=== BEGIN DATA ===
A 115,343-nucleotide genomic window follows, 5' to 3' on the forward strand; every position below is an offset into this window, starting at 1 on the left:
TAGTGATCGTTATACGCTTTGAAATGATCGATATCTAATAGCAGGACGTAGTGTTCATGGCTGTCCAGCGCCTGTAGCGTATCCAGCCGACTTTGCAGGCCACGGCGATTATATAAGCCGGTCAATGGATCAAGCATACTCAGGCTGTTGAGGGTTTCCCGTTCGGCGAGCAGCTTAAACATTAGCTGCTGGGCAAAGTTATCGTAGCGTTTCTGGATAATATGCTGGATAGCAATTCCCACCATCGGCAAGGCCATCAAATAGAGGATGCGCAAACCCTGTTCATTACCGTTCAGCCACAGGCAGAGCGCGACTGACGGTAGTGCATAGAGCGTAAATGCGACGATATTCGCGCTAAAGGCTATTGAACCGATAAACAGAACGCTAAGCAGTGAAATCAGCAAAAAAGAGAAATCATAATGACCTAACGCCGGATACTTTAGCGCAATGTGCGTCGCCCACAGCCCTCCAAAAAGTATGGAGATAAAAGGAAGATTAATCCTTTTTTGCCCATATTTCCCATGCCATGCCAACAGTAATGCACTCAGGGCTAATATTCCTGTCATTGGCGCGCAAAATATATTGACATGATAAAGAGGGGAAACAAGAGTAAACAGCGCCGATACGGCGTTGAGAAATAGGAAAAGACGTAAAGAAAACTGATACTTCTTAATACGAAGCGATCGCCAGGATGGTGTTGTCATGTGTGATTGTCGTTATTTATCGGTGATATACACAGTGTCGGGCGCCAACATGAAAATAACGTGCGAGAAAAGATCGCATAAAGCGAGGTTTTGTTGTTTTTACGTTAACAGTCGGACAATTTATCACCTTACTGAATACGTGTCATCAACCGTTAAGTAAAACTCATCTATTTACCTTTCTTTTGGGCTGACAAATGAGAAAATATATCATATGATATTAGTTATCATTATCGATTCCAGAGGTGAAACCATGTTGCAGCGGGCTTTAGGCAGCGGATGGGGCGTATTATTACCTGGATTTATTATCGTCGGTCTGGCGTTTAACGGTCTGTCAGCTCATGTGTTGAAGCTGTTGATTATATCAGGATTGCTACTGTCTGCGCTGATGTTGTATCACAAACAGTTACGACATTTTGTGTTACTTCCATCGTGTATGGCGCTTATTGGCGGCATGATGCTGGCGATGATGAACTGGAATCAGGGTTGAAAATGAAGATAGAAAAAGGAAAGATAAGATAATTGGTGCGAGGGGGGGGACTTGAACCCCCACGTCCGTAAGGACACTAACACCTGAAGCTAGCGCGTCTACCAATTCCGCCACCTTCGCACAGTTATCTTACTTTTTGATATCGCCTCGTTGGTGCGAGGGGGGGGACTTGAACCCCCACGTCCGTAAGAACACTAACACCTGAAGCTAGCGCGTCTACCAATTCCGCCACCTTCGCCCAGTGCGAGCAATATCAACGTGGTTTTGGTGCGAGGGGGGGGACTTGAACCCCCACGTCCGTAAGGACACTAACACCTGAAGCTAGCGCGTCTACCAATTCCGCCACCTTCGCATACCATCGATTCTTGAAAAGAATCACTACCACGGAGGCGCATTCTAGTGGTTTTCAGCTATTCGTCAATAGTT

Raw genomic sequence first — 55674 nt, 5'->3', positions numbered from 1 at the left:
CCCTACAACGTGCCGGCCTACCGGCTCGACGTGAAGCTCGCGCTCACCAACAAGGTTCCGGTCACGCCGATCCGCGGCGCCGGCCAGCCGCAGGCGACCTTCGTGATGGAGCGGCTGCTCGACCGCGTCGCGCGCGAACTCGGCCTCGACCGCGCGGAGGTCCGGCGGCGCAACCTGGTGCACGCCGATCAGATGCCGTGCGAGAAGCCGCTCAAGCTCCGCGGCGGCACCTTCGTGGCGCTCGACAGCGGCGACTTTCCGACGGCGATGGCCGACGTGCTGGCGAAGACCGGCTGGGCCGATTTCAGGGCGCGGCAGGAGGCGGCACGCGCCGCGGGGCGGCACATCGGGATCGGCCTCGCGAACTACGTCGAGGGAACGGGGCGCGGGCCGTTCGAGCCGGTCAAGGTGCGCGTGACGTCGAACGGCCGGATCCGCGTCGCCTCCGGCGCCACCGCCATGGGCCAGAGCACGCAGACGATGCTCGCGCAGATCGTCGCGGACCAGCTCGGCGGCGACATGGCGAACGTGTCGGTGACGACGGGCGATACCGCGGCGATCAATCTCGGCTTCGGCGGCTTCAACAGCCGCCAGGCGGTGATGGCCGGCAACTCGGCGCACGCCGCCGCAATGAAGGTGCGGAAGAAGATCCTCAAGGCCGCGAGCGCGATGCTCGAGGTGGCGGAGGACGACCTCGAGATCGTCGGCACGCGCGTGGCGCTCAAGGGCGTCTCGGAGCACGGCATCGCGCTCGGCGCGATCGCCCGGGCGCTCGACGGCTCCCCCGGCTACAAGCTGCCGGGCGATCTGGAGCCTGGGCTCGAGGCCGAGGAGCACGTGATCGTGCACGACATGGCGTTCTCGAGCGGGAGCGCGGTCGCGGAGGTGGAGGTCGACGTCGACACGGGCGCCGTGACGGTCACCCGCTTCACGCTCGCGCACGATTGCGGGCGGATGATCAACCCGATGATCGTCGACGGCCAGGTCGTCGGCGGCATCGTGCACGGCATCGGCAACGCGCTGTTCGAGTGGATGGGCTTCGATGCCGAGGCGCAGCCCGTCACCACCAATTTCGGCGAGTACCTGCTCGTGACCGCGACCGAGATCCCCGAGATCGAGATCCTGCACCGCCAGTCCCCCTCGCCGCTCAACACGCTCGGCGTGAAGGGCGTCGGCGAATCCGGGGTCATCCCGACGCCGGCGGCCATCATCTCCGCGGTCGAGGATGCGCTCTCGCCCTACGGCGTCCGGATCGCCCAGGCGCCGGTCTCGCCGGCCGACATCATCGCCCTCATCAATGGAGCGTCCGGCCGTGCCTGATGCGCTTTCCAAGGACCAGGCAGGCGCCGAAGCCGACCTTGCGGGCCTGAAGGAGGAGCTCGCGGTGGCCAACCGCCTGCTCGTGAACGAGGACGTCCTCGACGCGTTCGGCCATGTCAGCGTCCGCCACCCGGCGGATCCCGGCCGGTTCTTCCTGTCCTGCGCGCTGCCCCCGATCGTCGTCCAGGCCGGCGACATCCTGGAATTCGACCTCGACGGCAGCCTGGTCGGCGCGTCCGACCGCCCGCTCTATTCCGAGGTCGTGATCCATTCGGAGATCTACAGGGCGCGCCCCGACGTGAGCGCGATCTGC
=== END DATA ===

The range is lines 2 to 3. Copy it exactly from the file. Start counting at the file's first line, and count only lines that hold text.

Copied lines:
TAGTGATCGTTATACGCTTTGAAATGATCGATATCTAATAGCAGGACGTAGTGTTCATGGCTGTCCAGCGCCTGTAGCGTATCCAGCCGACTTTGCAGGCCACGGCGATTATATAAGCCGGTCAATGGATCAAGCATACTCAGGCTGTTGAGGGTTTCCCGTTCGGCGAGCAGCTTAAACATTAGCTGCTGGGCAAAGTTATCGTAGCGTTTCTGGATAATATGCTGGATAGCAATTCCCACCATCGGCAAGGCCATCAAATAGAGGATGCGCAAACCCTGTTCATTACCGTTCAGCCACAGGCAGAGCGCGACTGACGGTAGTGCATAGAGCGTAAATGCGACGATATTCGCGCTAAAGGCTATTGAACCGATAAACAGAACGCTAAGCAGTGAAATCAGCAAAAAAGAGAAATCATAATGACCTAACGCCGGATACTTTAGCGCAATGTGCGTCGCCCACAGCCCTCCAAAAAGTATGGAGATAAAAGGAAGATTAATCCTTTTTTGCCCATATTTCCCATGCCATGCCAACAGTAATGCACTCAGGGCTAATATTCCTGTCATTGGCGCGCAAAATATATTGACATGATAAAGAGGGGAAACAAGAGTAAACAGCGCCGATACGGCGTTGAGAAATAGGAAAAGACGTAAAGAAAACTGATACTTCTTAATACGAAGCGATCGCCAGGATGGTGTTGTCATGTGTGATTGTCGTTATTTATCGGTGATATACACAGTGTCGGGCGCCAACATGAAAATAACGTGCGAGAAAAGATCGCATAAAGCGAGGTTTTGTTGTTTTTACGTTAACAGTCGGACAATTTATCACCTTACTGAATACGTGTCATCAACCGTTAAGTAAAACTCATCTATTTACCTTTCTTTTGGGCTGACAAATGAGAAAATATATCATATGATATTAGTTATCATTATCGATTCCAGAGGTGAAACCATGTTGCAGCGGGCTTTAGGCAGCGGATGGGGCGTATTATTACCTGGATTTATTATCGTCGGTCTGGCGTTTAACGGTCTGTCAGCTCATGTGTTGAAGCTGTTGATTATATCAGGATTGCTACTGTCTGCGCTGATGTTGTATCACAAACAGTTACGACATTTTGTGTTACTTCCATCGTGTATGGCGCTTATTGGCGGCATGATGCTGGCGATGATGAACTGGAATCAGGGTTGAAAATGAAGATAGAAAAAGGAAAGATAAGATAATTGGTGCGAGGGGGGGGACTTGAACCCCCACGTCCGTAAGGACACTAACACCTGAAGCTAGCGCGTCTACCAATTCCGCCACCTTCGCACAGTTATCTTACTTTTTGATATCGCCTCGTTGGTGCGAGGGGGGGGACTTGAACCCCCACGTCCGTAAGAACACTAACACCTGAAGCTAGCGCGTCTACCAATTCCGCCACCTTCGCCCAGTGCGAGCAATATCAACGTGGTTTTGGTGCGAGGGGGGGGACTTGAACCCCCACGTCCGTAAGGACACTAACACCTGAAGCTAGCGCGTCTACCAATTCCGCCACCTTCGCATACCATCGATTCTTGAAAAGAATCACTACCACGGAGGCGCATTCTAGTGGTTTTCAGCTATTCGTCAATAGTT

Raw genomic sequence first — 55674 nt, 5'->3', positions numbered from 1 at the left: